Learning digital security as a “non-techie”

A wooden duster came flying at 11-year-old me. I had misspelled my Venn diagram as “when diagram”, and the math teacher was teaching me an important lesson. Although not officially a part of the syllabus, my place within the classroom was clear. I was, as she called me, a pedhi. The front row benches belonged to the “toppers”, and I was already ashamed to open my lunch box.

Filled with neurotypical upper-caste teachers in authority, the school was a microcosm of the world outside. But there was an old Dell desktop there. We all took turns to use it. It ran on a pirated version of the Windows XP operating system. Once a week, our computer teacher told us to make dummy entries into a Microsoft Excel spreadsheet. We also copied content from our textbooks to create slideshows for our science teacher. And, on a lucky day, we even got to make the "Thank you" slide at the end that would swirl and disappear.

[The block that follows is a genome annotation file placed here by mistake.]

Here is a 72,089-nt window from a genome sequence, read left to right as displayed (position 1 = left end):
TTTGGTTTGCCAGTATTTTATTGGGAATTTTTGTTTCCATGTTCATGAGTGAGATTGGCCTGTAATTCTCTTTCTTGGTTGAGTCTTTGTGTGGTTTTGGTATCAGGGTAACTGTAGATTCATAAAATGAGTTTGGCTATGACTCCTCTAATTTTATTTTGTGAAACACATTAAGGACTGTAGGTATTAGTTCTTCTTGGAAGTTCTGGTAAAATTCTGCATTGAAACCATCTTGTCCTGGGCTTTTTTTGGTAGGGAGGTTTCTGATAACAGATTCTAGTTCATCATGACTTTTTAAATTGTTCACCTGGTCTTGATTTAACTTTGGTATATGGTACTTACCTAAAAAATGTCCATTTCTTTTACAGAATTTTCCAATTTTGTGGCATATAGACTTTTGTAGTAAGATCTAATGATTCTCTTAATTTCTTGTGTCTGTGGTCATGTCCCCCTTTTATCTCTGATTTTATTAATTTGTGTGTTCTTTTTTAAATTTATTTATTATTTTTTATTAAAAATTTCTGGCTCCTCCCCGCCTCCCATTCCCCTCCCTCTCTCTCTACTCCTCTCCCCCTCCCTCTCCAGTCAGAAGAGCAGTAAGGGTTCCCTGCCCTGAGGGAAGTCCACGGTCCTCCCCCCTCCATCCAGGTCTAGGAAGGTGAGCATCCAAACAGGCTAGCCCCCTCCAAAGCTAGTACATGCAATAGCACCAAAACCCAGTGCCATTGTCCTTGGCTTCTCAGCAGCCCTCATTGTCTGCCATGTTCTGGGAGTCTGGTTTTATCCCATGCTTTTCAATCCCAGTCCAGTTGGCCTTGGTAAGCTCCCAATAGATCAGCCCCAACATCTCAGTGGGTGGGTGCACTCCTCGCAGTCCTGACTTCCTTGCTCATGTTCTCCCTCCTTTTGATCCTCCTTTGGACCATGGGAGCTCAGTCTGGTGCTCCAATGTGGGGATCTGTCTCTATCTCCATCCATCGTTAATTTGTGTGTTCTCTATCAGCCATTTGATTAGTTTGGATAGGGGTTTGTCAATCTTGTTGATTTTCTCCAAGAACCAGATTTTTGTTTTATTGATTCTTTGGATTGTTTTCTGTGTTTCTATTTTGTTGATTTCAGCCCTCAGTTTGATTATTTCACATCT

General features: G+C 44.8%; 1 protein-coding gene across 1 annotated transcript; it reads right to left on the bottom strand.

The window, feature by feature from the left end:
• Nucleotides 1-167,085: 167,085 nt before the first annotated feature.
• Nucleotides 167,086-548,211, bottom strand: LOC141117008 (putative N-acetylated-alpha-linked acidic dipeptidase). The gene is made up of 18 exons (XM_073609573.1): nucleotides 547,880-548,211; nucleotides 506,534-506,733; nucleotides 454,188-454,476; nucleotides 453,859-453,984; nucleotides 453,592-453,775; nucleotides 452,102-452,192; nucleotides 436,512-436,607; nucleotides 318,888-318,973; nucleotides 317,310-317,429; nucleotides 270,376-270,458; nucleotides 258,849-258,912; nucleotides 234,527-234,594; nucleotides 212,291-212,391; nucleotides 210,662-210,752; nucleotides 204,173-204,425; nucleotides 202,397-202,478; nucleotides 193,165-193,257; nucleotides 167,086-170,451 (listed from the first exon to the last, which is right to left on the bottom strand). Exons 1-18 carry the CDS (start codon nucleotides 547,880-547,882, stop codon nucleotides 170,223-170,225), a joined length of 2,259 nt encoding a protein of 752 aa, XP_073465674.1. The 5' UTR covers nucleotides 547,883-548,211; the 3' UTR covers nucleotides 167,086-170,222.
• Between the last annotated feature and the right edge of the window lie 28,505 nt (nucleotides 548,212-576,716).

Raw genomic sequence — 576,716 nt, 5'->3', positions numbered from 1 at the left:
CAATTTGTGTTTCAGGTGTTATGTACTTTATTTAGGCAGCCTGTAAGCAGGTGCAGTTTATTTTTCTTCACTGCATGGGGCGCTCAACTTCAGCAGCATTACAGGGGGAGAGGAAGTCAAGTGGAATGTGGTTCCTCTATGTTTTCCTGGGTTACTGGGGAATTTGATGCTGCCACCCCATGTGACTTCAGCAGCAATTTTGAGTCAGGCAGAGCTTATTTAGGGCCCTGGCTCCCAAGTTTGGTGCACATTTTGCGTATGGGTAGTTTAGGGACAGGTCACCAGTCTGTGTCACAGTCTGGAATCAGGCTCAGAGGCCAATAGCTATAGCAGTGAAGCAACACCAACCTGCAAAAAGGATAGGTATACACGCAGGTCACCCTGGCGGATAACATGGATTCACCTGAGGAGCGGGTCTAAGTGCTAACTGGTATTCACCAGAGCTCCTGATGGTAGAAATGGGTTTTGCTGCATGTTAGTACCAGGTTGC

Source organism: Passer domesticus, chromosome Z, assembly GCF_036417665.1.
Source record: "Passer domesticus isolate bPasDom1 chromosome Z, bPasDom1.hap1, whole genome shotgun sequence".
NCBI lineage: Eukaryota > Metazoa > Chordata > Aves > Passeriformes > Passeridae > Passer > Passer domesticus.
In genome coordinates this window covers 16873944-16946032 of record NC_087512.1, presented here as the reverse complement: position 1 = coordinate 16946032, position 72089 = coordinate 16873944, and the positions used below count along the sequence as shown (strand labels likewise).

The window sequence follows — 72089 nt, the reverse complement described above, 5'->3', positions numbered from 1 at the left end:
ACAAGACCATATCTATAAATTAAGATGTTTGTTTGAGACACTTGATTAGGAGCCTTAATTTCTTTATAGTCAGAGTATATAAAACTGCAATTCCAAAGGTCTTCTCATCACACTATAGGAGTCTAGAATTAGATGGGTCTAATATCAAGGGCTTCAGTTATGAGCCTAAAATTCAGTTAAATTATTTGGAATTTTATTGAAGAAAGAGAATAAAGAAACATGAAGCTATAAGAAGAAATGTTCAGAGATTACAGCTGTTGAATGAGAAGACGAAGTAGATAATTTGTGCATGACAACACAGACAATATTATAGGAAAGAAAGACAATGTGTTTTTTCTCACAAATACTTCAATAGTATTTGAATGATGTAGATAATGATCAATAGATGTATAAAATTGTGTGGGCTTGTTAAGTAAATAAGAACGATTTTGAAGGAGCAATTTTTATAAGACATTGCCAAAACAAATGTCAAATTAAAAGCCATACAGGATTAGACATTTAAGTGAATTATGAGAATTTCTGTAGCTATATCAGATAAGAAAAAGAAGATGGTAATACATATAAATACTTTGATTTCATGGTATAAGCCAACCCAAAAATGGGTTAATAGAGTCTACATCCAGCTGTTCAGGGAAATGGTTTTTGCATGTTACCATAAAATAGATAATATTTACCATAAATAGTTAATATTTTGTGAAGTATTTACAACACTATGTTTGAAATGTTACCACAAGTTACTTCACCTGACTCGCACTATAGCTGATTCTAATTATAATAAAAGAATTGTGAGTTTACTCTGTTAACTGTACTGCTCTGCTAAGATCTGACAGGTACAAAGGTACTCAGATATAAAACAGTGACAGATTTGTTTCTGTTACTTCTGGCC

Orkut scraps, Winamp Media Player, public exam results loading slowly, and an ugly dick pic. The computer, to my 16-year-old self, was a portal. Eventually, I learned. To receive "scraps" and send more out. For a seamless listening experience, hit "loop" (on the latest Backstreet Boys' song). For exam results and dick pics look away, breathe, and click the red "x" on the top left corner of the screen before paying twenty rupees and leaving the cyber cafe.

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